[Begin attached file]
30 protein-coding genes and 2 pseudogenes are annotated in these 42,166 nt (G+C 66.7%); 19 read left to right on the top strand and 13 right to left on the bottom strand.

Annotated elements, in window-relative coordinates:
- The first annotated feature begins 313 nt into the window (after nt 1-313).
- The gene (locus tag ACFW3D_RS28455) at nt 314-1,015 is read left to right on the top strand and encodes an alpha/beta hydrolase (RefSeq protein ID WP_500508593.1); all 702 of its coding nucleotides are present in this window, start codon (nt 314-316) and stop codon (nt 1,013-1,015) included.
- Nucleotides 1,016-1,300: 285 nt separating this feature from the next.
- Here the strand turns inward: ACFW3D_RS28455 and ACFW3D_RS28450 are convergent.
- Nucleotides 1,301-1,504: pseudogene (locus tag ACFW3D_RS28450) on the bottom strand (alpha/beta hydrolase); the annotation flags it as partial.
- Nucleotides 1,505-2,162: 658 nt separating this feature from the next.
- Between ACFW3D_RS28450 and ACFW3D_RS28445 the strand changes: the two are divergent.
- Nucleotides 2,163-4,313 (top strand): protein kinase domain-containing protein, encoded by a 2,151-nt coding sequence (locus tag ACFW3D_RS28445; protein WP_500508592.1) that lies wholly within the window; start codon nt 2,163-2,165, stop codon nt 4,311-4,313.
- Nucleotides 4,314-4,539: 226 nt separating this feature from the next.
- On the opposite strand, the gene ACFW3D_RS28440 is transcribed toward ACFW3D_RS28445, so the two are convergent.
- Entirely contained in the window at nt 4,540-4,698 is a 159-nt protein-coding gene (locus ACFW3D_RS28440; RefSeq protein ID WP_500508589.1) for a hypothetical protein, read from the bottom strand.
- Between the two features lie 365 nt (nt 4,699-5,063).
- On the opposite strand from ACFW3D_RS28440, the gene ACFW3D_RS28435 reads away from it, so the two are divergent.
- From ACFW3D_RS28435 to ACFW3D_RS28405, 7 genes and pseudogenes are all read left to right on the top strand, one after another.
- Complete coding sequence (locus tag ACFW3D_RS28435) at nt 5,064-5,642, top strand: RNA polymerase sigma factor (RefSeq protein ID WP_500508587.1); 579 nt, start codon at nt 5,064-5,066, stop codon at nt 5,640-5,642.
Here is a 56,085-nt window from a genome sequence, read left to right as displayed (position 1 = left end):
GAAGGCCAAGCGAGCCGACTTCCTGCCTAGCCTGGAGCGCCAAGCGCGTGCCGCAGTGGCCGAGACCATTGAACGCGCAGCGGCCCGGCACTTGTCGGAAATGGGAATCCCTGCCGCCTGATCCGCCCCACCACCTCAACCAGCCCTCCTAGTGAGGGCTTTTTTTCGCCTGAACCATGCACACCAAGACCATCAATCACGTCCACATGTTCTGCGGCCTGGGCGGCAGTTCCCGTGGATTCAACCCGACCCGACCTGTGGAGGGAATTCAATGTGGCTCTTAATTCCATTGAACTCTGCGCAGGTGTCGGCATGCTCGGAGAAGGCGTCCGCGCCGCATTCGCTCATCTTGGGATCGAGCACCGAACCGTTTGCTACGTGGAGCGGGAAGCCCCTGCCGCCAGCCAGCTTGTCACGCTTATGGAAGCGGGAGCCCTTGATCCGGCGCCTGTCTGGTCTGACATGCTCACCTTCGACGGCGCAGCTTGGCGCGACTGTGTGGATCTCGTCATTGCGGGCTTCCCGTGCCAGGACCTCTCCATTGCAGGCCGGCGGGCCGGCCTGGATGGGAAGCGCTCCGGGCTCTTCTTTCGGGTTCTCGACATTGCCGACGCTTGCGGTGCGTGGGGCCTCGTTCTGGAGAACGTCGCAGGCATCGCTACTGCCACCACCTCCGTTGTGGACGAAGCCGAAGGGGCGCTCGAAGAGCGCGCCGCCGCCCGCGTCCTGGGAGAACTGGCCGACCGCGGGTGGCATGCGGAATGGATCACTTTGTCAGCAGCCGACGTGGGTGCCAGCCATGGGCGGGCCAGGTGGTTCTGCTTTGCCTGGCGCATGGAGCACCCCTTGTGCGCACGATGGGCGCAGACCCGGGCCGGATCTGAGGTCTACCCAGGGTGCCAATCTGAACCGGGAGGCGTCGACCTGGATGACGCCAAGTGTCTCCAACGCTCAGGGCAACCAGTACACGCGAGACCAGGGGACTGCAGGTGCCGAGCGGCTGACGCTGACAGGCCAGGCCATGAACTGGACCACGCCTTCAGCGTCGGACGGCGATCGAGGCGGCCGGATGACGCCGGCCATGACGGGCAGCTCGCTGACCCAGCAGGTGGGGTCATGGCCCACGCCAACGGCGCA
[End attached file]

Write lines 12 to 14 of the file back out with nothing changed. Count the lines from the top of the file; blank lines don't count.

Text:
- On the opposite strand, the gene ACFW3D_RS28440 is transcribed toward ACFW3D_RS28445, so the two are convergent.
- Entirely contained in the window at nt 4,540-4,698 is a 159-nt protein-coding gene (locus ACFW3D_RS28440; RefSeq protein ID WP_500508589.1) for a hypothetical protein, read from the bottom strand.
- Between the two features lie 365 nt (nt 4,699-5,063).